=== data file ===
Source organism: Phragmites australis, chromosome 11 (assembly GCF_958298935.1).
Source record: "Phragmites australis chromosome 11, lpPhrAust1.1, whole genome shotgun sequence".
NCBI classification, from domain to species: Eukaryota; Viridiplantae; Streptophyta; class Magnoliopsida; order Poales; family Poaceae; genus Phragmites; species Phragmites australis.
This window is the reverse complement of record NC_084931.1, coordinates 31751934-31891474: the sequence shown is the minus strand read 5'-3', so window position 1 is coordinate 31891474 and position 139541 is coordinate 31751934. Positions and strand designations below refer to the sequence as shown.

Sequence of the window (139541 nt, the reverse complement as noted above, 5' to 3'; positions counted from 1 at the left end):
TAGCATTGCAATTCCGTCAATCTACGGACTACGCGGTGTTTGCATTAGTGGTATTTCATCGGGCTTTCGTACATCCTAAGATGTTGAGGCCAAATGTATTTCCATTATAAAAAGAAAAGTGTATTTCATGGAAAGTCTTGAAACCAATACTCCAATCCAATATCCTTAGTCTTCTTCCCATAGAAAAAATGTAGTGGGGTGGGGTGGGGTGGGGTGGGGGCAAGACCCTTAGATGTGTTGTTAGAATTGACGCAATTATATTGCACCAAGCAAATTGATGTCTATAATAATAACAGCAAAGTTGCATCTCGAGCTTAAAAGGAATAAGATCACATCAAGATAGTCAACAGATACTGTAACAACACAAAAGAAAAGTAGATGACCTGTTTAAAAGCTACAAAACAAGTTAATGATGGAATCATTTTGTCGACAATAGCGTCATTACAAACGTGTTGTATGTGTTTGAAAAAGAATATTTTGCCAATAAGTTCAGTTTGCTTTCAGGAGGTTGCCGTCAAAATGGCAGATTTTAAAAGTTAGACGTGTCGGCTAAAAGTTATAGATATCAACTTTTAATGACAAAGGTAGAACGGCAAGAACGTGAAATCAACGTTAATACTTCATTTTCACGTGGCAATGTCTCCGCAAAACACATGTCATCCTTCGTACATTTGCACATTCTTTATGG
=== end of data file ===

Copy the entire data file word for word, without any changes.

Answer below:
Source organism: Phragmites australis, chromosome 11 (assembly GCF_958298935.1).
Source record: "Phragmites australis chromosome 11, lpPhrAust1.1, whole genome shotgun sequence".
NCBI classification, from domain to species: Eukaryota; Viridiplantae; Streptophyta; class Magnoliopsida; order Poales; family Poaceae; genus Phragmites; species Phragmites australis.
This window is the reverse complement of record NC_084931.1, coordinates 31751934-31891474: the sequence shown is the minus strand read 5'-3', so window position 1 is coordinate 31891474 and position 139541 is coordinate 31751934. Positions and strand designations below refer to the sequence as shown.

Sequence of the window (139541 nt, the reverse complement as noted above, 5' to 3'; positions counted from 1 at the left end):
TAGCATTGCAATTCCGTCAATCTACGGACTACGCGGTGTTTGCATTAGTGGTATTTCATCGGGCTTTCGTACATCCTAAGATGTTGAGGCCAAATGTATTTCCATTATAAAAAGAAAAGTGTATTTCATGGAAAGTCTTGAAACCAATACTCCAATCCAATATCCTTAGTCTTCTTCCCATAGAAAAAATGTAGTGGGGTGGGGTGGGGTGGGGTGGGGGCAAGACCCTTAGATGTGTTGTTAGAATTGACGCAATTATATTGCACCAAGCAAATTGATGTCTATAATAATAACAGCAAAGTTGCATCTCGAGCTTAAAAGGAATAAGATCACATCAAGATAGTCAACAGATACTGTAACAACACAAAAGAAAAGTAGATGACCTGTTTAAAAGCTACAAAACAAGTTAATGATGGAATCATTTTGTCGACAATAGCGTCATTACAAACGTGTTGTATGTGTTTGAAAAAGAATATTTTGCCAATAAGTTCAGTTTGCTTTCAGGAGGTTGCCGTCAAAATGGCAGATTTTAAAAGTTAGACGTGTCGGCTAAAAGTTATAGATATCAACTTTTAATGACAAAGGTAGAACGGCAAGAACGTGAAATCAACGTTAATACTTCATTTTCACGTGGCAATGTCTCCGCAAAACACATGTCATCCTTCGTACATTTGCACATTCTTTATGG